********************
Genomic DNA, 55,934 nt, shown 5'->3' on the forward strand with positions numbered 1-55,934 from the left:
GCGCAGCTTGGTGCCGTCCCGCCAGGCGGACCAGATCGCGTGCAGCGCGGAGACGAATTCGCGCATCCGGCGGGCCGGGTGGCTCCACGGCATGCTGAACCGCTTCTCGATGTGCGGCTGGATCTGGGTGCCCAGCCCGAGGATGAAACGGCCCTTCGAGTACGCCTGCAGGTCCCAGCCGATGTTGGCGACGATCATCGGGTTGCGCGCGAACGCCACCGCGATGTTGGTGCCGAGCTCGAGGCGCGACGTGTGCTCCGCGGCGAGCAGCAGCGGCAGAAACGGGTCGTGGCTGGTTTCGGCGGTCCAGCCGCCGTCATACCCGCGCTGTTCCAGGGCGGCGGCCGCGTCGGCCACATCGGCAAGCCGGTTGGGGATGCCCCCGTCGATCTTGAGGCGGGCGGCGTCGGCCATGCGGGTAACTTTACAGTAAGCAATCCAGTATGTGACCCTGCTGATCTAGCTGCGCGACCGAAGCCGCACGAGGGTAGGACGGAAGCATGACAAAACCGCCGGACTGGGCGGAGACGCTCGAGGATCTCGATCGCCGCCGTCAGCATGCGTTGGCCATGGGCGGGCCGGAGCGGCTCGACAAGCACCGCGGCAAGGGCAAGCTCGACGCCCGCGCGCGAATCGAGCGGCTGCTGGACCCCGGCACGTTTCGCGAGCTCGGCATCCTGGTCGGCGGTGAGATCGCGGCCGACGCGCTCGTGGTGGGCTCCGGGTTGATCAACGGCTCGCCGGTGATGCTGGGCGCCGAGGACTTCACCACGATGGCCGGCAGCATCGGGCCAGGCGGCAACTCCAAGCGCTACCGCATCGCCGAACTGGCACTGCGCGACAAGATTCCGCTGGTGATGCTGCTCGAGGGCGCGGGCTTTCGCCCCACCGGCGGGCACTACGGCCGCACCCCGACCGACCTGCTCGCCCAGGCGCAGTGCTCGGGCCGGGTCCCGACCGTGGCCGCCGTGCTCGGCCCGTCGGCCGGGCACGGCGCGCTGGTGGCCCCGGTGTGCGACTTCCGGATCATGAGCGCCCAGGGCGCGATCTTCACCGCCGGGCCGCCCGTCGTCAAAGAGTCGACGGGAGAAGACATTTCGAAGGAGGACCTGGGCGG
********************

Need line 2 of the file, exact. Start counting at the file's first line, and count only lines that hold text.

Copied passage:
GCGCAGCTTGGTGCCGTCCCGCCAGGCGGACCAGATCGCGTGCAGCGCGGAGACGAATTCGCGCATCCGGCGGGCCGGGTGGCTCCACGGCATGCTGAACCGCTTCTCGATGTGCGGCTGGATCTGGGTGCCCAGCCCGAGGATGAAACGGCCCTTCGAGTACGCCTGCAGGTCCCAGCCGATGTTGGCGACGATCATCGGGTTGCGCGCGAACGCCACCGCGATGTTGGTGCCGAGCTCGAGGCGCGACGTGTGCTCCGCGGCGAGCAGCAGCGGCAGAAACGGGTCGTGGCTGGTTTCGGCGGTCCAGCCGCCGTCATACCCGCGCTGTTCCAGGGCGGCGGCCGCGTCGGCCACATCGGCAAGCCGGTTGGGGATGCCCCCGTCGATCTTGAGGCGGGCGGCGTCGGCCATGCGGGTAACTTTACAGTAAGCAATCCAGTATGTGACCCTGCTGATCTAGCTGCGCGACCGAAGCCGCACGAGGGTAGGACGGAAGCATGACAAAACCGCCGGACTGGGCGGAGACGCTCGAGGATCTCGATCGCCGCCGTCAGCATGCGTTGGCCATGGGCGGGCCGGAGCGGCTCGACAAGCACCGCGGCAAGGGCAAGCTCGACGCCCGCGCGCGAATCGAGCGGCTGCTGGACCCCGGCACGTTTCGCGAGCTCGGCATCCTGGTCGGCGGTGAGATCGCGGCCGACGCGCTCGTGGTGGGCTCCGGGTTGATCAACGGCTCGCCGGTGATGCTGGGCGCCGAGGACTTCACCACGATGGCCGGCAGCATCGGGCCAGGCGGCAACTCCAAGCGCTACCGCATCGCCGAACTGGCACTGCGCGACAAGATTCCGCTGGTGATGCTGCTCGAGGGCGCGGGCTTTCGCCCCACCGGCGGGCACTACGGCCGCACCCCGACCGACCTGCTCGCCCAGGCGCAGTGCTCGGGCCGGGTCCCGACCGTGGCCGCCGTGCTCGGCCCGTCGGCCGGGCACGGCGCGCTGGTGGCCCCGGTGTGCGACTTCCGGATCATGAGCGCCCAGGGCGCGATCTTCACCGCCGGGCCGCCCGTCGTCAAAGAGTCGACGGGAGAAGACATTTCGAAGGAGGACCTGGGCGG